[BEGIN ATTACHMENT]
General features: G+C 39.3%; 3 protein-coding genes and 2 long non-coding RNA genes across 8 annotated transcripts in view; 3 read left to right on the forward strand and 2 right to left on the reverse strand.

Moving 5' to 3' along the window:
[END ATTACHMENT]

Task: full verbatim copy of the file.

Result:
General features: G+C 39.3%; 3 protein-coding genes and 2 long non-coding RNA genes across 8 annotated transcripts in view; 3 read left to right on the forward strand and 2 right to left on the reverse strand.

Moving 5' to 3' along the window: